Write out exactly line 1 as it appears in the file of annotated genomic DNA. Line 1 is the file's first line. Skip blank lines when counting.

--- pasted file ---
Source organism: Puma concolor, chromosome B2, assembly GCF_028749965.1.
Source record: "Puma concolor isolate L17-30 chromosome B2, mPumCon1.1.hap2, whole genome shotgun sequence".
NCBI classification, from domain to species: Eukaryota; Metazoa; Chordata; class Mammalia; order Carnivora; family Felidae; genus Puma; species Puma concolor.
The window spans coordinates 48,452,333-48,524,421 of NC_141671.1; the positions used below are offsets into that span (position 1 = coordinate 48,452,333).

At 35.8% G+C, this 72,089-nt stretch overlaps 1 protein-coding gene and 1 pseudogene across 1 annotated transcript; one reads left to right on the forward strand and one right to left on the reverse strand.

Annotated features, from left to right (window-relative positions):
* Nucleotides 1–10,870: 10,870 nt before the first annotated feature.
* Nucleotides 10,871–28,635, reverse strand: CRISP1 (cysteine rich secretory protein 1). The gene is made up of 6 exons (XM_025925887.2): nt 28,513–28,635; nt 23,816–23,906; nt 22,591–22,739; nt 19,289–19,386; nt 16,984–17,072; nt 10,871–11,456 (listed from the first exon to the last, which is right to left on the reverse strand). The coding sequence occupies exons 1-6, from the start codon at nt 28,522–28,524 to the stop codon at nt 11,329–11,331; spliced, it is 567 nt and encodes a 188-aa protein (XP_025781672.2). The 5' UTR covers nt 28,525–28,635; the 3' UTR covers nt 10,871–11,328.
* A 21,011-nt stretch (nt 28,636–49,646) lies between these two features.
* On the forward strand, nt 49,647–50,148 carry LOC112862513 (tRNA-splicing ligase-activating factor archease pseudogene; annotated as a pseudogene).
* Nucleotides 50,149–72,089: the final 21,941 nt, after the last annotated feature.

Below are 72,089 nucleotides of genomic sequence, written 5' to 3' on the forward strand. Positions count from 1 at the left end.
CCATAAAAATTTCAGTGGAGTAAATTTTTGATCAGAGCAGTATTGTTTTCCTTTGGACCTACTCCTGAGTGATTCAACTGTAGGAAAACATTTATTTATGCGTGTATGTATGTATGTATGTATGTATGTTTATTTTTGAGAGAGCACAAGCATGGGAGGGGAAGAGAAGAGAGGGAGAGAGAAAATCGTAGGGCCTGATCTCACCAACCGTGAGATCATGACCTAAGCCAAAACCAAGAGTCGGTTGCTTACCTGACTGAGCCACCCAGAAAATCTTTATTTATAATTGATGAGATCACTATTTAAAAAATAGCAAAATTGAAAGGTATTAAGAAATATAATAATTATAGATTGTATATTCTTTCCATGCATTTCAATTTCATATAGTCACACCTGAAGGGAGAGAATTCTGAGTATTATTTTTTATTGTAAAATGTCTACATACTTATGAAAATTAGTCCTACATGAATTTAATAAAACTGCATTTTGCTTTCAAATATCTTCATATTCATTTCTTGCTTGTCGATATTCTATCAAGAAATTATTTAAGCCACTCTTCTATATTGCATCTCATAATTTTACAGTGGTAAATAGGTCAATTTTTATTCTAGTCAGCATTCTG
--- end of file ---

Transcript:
Source organism: Puma concolor, chromosome B2, assembly GCF_028749965.1.